3.1.2 Hydrophytic vegetation and hydric soil indicators

To detect hydric vegetation, we created a normalized difference vegetation index (NDVI) from the 2017 NAIP imagery, rescaled to 4 m. NDVI is a normalized band ratio between the near-infrared and red bands that is useful for distinguishing wetland from non-wetland vegetation, as well as vegetation that may be stressed from inundation (Halabisky et al., 2011). We created two raster datasets from the SSURGO soil database, depth to any restricted layer and the hydraulic conductivity, to differentiate the soil properties that influence soil saturation and drainage.

3.2 Training data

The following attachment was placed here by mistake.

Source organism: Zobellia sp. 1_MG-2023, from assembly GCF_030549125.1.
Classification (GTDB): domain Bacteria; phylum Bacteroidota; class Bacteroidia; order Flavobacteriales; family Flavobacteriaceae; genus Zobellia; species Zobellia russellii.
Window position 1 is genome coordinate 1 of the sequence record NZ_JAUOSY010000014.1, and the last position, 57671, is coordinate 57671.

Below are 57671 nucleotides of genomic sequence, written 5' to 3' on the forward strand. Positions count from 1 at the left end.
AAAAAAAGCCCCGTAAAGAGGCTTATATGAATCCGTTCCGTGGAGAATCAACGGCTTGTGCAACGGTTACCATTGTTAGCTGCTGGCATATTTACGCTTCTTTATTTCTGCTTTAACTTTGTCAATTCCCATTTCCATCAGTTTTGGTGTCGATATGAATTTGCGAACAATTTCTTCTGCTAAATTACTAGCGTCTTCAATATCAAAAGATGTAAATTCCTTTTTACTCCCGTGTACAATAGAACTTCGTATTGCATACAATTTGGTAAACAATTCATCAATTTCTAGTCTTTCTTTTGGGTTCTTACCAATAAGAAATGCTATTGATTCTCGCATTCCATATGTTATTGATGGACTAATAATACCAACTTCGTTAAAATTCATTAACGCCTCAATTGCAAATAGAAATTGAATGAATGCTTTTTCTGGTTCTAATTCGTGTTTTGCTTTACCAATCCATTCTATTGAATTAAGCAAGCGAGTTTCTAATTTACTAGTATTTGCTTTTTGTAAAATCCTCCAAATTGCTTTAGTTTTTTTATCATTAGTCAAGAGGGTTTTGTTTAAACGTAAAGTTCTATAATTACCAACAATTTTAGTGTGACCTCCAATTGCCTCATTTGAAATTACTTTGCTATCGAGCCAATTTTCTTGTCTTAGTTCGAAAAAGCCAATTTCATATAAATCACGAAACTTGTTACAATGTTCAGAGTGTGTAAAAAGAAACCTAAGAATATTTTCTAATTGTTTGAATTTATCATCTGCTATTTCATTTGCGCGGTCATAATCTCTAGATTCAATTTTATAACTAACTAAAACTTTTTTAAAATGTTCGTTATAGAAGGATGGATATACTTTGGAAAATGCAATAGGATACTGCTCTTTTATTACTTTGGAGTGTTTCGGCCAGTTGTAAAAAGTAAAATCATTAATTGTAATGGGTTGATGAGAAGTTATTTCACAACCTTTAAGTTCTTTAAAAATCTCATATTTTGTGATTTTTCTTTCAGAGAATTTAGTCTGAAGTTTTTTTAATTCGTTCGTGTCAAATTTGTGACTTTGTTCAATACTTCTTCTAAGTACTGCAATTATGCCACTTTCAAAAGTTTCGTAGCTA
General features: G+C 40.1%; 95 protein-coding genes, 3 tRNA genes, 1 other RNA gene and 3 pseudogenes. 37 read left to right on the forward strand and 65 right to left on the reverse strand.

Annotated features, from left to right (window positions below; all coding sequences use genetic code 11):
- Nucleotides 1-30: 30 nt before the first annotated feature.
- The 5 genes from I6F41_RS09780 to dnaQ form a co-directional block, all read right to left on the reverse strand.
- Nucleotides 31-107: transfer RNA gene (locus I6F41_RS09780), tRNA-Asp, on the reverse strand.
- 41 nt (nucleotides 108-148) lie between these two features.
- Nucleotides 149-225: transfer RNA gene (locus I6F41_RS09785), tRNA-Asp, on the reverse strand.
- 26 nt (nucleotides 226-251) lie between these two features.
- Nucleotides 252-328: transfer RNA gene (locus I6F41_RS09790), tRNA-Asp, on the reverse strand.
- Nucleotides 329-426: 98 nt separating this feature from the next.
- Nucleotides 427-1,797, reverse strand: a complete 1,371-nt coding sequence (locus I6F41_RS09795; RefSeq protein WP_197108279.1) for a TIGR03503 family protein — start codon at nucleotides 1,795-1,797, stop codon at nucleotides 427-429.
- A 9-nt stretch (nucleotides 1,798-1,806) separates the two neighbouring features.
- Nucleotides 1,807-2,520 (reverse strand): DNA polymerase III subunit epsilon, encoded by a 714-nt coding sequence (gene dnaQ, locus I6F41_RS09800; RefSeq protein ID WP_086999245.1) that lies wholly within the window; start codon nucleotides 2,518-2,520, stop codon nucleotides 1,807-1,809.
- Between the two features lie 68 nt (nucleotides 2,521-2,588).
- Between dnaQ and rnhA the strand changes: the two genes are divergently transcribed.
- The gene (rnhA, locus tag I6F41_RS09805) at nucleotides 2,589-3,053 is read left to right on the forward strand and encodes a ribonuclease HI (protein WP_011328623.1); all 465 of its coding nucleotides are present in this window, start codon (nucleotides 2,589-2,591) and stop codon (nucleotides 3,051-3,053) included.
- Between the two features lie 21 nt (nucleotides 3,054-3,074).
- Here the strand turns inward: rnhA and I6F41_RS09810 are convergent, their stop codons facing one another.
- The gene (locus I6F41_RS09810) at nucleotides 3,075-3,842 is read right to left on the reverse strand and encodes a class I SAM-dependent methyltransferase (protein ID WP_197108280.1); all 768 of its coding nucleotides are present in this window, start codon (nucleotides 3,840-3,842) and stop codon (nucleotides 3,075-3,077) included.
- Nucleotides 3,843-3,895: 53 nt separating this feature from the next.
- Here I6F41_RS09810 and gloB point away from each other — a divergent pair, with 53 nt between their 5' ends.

Without knowing the location of forested wetlands a priori, it was difficult to develop an efficient and unbiased sampling design. Therefore, to aid in placement of points for a training dataset, we used a stratified random sample from a preliminary wetland model developed from the National Wetlands Inventory (NWI,, last access: 1 September 2020) for the Hoh River watershed. The preliminary model was based on a random forest model using the topographic indices and trained on 1000 wetland and 2000 non-wetland locations sampled from the NWI. The preliminary model then consisted of a raster of wetland probability with values from 0 to 1. To generate point locations for training the final model, we randomly placed 600 sample points equally into four strata based on the preliminary wetland probability raster: 0–0.25, 0.25–0.5, 0.5–0.75, 0.75–1.0. This provided an efficient way to identify potential wetland (high probability) and non-wetland (low probability) areas for a balanced point placement, as well as areas where there is high model uncertainty (i.e., probability near 0.5). We felt that stratifying the sample points using the preliminary model would reduce potential bias introduced by referencing the NWI better than if we had solely used the NWI to create our sample stratification.